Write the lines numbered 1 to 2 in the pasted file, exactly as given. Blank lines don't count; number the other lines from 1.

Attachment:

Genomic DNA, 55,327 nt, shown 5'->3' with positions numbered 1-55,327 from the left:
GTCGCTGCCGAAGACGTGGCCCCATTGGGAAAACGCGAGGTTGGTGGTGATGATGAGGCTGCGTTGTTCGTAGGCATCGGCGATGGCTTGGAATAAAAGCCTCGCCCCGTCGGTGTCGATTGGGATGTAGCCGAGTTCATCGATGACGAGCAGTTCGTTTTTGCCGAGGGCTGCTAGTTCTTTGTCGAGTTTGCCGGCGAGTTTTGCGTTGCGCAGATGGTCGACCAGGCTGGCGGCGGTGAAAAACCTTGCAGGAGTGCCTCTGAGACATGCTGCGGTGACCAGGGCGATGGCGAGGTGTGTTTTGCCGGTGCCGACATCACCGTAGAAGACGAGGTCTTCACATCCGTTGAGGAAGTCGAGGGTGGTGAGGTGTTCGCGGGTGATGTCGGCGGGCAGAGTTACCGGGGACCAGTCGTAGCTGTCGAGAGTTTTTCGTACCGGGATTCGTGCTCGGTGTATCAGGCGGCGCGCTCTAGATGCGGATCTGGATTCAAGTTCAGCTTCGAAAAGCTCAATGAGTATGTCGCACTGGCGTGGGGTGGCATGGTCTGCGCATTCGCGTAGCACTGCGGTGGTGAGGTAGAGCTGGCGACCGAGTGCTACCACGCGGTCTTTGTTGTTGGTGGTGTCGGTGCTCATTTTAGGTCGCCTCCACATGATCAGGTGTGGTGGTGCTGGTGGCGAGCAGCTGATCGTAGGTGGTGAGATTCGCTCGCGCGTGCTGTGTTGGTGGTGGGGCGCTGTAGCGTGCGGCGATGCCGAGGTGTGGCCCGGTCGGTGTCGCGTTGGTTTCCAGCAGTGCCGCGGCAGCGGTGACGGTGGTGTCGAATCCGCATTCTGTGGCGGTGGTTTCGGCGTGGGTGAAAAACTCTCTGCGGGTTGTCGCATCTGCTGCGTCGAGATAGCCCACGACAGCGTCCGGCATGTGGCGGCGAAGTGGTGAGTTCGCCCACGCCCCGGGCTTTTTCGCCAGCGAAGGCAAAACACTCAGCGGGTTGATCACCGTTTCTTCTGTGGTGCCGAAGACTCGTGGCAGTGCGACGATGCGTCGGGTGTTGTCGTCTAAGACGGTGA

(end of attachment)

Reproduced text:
Genomic DNA, 55,327 nt, shown 5'->3' with positions numbered 1-55,327 from the left:
GTCGCTGCCGAAGACGTGGCCCCATTGGGAAAACGCGAGGTTGGTGGTGATGATGAGGCTGCGTTGTTCGTAGGCATCGGCGATGGCTTGGAATAAAAGCCTCGCCCCGTCGGTGTCGATTGGGATGTAGCCGAGTTCATCGATGACGAGCAGTTCGTTTTTGCCGAGGGCTGCTAGTTCTTTGTCGAGTTTGCCGGCGAGTTTTGCGTTGCGCAGATGGTCGACCAGGCTGGCGGCGGTGAAAAACCTTGCAGGAGTGCCTCTGAGACATGCTGCGGTGACCAGGGCGATGGCGAGGTGTGTTTTGCCGGTGCCGACATCACCGTAGAAGACGAGGTCTTCACATCCGTTGAGGAAGTCGAGGGTGGTGAGGTGTTCGCGGGTGATGTCGGCGGGCAGAGTTACCGGGGACCAGTCGTAGCTGTCGAGAGTTTTTCGTACCGGGATTCGTGCTCGGTGTATCAGGCGGCGCGCTCTAGATGCGGATCTGGATTCAAGTTCAGCTTCGAAAAGCTCAATGAGTATGTCGCACTGGCGTGGGGTGGCATGGTCTGCGCATTCGCGTAGCACTGCGGTGGTGAGGTAGAGCTGGCGACCGAGTGCTACCACGCGGTCTTTGTTGTTGGTGGTGTCGGTGCTCATTTTAGGTCGCCTCCACATGATCAGGTGTGGTGGTGCTGGTGGCGAGCAGCTGATCGTAGGTGGTGAGATTCGCTCGCGCGTGCTGTGTTGGTGGTGGGGCGCTGTAGCGTGCGGCGATGCCGAGGTGTGGCCCGGTCGGTGTCGCGTTGGTTTCCAGCAGTGCCGCGGCAGCGGTGACGGTGGTGTCGAATCCGCATTCTGTGGCGGTGGTTTCGGCGTGGGTGAAAAACTCTCTGCGGGTTGTCGCATCTGCTGCGTCGAGATAGCCCACGACAGCGTCCGGCATGTGGCGGCGAAGTGGTGAGTTCGCCCACGCCCCGGGCTTTTTCGCCAGCGAAGGCAAAACACTCAGCGGGTTGATCACCGTTTCTTCTGTGGTGCCGAAGACTCGTGGCAGTGCGACGATGCGTCGGGTGTTGTCGTCTAAGACGGTGA